Elicker, who will open his campaign headquarters Saturday on Whalley Avenue near Norton, was asked if he’s “pulling a Lieberman.”
“I’m not going to call it a Lieberman,” he responded. “In New Haven, everyone’s always a Democrat that runs, it sets a different tone” from statewide elections that involve truly competitive parties.
I Pledge To ...
Elicker made his remarks in response to three “pledges” Holder-Winfield issued Thursday and challenged his opponents to take, too. Holder-Winfield, a state representative in Newhallville and East Rock, spoke about the pledges at a 5:30 p.m. City Hall press conference. (Click on the play arrow at the top of the story for a sample.)
“I pledge,” Holder-Winfield’s first of three pledges reads, “to compete for the primary and abide by its result, because the voters of this city deserve an honest race of ideas and a candidate with the integrity to abide by their decision.”
Asked about Elicker’s decision to run twice if need be, Holder-Winfield called that approach a violation of the spirit behind clean-government reforms like public-financing. He called a primary campaign “an unspoken promise to people that the results of the primary matter.”
Holder-Winfield’s second promise Thursday:
“I pledge to participate in the Democracy Fund because fair elections value people’s voices rather than their money and don’t limit our discussion with competitions for dollars rather than votes.”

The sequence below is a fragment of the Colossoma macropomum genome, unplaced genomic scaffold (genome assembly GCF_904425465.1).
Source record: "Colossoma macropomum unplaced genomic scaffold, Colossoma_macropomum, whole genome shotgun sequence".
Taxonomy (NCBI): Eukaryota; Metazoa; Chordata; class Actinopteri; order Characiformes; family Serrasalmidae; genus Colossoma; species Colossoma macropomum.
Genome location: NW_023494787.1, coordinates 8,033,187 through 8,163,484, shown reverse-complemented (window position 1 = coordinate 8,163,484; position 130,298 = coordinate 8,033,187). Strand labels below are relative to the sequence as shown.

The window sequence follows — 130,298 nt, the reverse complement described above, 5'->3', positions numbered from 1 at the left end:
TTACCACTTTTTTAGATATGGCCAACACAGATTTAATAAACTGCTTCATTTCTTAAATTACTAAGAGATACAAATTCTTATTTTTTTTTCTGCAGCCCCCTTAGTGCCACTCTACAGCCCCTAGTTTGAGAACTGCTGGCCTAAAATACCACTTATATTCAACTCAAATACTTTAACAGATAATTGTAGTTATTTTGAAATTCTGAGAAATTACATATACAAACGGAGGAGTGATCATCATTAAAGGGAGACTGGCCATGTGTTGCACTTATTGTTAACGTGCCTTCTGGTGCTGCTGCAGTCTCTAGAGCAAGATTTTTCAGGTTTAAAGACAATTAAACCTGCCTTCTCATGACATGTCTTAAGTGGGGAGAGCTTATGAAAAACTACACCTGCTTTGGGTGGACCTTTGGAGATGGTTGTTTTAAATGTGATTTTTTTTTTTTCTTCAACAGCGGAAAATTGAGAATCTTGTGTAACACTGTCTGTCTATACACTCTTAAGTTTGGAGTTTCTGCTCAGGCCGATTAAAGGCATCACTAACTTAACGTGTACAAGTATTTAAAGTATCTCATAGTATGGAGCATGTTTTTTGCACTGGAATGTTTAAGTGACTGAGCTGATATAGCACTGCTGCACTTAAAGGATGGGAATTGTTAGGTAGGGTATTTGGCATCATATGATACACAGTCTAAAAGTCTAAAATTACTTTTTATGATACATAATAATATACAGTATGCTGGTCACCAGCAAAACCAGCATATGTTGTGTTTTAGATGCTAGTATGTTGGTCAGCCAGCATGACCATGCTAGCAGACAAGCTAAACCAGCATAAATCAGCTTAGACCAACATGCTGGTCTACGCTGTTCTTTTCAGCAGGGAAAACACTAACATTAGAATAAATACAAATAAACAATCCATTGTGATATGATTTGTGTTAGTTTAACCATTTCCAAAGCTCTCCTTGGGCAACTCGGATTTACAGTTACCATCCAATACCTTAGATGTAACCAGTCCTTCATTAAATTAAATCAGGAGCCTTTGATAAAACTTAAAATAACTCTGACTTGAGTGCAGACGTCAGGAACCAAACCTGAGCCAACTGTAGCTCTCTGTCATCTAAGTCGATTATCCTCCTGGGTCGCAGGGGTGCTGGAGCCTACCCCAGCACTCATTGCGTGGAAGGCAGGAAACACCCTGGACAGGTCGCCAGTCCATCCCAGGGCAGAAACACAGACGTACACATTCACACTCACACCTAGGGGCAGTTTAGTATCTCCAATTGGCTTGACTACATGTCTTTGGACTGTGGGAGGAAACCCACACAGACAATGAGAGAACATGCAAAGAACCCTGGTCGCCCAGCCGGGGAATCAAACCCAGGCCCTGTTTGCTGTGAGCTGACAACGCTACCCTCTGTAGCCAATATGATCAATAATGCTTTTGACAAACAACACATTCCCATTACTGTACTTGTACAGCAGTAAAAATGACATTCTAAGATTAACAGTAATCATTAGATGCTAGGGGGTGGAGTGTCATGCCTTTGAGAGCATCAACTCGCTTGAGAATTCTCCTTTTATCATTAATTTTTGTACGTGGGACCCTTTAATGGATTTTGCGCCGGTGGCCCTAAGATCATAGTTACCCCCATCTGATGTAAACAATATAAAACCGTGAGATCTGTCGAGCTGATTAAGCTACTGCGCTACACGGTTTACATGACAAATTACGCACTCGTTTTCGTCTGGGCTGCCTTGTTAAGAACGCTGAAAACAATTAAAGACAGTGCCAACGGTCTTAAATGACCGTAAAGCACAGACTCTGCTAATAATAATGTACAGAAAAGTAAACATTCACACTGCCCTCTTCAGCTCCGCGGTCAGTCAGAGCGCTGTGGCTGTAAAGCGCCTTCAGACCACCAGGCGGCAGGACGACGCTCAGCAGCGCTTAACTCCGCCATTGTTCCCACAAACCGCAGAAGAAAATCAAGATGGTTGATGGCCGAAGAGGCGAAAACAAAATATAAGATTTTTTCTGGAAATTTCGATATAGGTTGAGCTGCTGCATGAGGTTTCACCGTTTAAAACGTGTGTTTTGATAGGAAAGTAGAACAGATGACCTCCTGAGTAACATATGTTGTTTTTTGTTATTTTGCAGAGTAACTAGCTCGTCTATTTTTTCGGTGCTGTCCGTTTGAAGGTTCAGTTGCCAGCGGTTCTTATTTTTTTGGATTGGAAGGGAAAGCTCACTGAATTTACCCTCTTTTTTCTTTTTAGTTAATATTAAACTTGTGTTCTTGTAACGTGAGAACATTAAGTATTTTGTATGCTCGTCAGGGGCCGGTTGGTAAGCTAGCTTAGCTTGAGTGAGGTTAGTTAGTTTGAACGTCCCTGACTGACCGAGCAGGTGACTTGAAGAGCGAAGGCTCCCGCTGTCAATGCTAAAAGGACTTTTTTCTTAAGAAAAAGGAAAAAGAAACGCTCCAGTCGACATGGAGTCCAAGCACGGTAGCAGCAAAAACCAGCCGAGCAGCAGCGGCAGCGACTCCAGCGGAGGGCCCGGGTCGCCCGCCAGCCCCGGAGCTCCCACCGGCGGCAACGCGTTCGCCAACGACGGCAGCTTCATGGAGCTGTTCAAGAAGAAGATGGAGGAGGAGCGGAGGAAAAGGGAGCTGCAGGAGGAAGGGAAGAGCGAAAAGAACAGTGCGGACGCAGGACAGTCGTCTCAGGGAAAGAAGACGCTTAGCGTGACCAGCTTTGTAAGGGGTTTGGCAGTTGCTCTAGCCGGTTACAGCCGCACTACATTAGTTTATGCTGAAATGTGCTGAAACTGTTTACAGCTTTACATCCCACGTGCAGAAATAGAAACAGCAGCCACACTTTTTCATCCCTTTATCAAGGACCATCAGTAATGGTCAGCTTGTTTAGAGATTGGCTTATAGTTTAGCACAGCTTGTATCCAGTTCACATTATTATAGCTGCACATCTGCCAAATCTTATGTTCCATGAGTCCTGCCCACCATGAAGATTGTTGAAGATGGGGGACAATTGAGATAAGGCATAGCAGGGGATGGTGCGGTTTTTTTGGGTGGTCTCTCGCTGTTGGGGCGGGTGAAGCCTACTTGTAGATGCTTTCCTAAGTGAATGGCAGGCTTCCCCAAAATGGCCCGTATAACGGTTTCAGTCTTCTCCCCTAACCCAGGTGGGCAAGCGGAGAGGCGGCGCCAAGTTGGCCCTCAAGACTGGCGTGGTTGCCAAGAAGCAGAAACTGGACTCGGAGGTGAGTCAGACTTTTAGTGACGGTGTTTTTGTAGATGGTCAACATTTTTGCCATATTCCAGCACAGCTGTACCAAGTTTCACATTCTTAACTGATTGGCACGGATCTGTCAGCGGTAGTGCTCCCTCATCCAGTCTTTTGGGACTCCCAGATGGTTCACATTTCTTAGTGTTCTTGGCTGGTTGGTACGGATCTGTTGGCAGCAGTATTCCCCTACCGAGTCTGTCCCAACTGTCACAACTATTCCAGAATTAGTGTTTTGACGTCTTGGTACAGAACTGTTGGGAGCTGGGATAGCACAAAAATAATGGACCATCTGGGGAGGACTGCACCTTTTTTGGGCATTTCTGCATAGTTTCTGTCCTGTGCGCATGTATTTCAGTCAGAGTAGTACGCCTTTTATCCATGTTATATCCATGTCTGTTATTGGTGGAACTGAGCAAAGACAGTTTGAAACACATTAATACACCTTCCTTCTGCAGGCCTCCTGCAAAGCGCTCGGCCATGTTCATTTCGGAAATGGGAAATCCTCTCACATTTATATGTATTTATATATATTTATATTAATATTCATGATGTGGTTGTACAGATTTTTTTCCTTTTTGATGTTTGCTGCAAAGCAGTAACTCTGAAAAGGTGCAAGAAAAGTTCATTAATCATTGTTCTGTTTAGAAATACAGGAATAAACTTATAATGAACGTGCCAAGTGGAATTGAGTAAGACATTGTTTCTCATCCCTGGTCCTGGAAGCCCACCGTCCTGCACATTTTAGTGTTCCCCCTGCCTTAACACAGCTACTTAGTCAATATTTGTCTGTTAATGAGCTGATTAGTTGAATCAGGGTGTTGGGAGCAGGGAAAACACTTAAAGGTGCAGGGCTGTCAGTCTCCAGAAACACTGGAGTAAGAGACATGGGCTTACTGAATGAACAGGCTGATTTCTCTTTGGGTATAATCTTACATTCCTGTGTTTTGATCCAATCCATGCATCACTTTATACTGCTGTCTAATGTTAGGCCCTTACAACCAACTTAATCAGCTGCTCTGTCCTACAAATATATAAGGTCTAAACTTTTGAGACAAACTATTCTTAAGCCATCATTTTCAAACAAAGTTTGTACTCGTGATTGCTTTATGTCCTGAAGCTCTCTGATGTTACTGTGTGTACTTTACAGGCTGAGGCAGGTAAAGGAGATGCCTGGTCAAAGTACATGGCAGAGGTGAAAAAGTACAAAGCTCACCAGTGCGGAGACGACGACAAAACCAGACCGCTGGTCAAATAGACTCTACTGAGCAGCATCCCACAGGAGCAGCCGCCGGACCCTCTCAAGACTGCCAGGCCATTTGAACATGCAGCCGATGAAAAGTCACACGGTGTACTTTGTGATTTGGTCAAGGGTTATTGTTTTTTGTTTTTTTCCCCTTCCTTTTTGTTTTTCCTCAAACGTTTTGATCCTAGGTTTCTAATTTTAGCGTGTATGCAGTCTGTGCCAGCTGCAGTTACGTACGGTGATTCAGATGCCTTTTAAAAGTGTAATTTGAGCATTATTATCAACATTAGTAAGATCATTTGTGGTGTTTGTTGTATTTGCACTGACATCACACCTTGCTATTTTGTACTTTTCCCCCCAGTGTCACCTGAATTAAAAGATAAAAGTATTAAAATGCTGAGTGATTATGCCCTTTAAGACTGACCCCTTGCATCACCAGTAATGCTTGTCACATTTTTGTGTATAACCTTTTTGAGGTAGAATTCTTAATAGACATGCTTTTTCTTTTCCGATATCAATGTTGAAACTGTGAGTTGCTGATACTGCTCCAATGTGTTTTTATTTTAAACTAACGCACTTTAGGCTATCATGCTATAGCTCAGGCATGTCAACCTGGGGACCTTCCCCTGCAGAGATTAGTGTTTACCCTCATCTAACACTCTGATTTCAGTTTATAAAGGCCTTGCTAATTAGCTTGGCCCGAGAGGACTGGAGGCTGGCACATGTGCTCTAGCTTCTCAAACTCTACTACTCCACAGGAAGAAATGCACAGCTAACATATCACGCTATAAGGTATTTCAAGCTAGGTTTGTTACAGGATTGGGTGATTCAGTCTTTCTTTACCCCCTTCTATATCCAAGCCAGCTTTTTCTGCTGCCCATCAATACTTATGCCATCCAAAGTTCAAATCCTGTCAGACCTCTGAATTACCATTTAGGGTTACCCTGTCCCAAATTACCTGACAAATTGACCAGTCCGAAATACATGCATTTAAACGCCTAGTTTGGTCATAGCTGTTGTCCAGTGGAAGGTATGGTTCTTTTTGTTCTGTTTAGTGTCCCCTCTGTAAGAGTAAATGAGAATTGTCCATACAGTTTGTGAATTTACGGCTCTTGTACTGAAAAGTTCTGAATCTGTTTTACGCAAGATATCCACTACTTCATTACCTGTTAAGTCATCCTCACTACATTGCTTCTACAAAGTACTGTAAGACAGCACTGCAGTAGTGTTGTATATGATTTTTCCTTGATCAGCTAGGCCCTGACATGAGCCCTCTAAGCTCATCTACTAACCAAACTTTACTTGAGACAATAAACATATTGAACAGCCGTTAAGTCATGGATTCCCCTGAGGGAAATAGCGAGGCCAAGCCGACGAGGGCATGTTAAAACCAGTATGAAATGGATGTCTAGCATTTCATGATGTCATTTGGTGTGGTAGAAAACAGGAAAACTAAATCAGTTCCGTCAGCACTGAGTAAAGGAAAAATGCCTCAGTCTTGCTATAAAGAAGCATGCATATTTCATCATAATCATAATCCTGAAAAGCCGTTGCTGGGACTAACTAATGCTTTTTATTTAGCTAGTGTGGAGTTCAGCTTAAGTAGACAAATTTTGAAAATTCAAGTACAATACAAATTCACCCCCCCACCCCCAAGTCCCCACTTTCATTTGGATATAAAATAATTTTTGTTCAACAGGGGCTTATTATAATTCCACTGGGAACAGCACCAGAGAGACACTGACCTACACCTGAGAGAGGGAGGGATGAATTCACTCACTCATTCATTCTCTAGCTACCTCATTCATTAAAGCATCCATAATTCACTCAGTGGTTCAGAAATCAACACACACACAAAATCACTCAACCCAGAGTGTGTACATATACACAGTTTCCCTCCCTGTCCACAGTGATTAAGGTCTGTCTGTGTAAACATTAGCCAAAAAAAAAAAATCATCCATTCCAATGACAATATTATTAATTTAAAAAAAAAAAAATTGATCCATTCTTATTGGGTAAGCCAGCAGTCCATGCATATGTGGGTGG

Click here and here for previous stories about Elicker’s and Holder-Winfield’s participation in the Democracy Fund.
Another announced candidate, Henry Fernandez, has stated that he will not participate in the Democracy Fund, the city’s clean-elections voluntary public-financing system. That means he can collect larger financial donations that his opponents who participate in the Fund, as Holder-Winfield and Elicker have already signed up to do. “I certainly think that we need open, transparent systems to ensure that voters know where candidates are getting their funds from. Fortunately the city of New Haven and the state of Connecticut have exactly that. So voters can make their decisions based on that,” Fernandez said Thursday. “I also think that the issues that our city is facing around crime, education reform, jobs, are serious issues. I plan to focus on those and not on any candidate’s efforts to pull us into a discussion about their own campaign strategy.”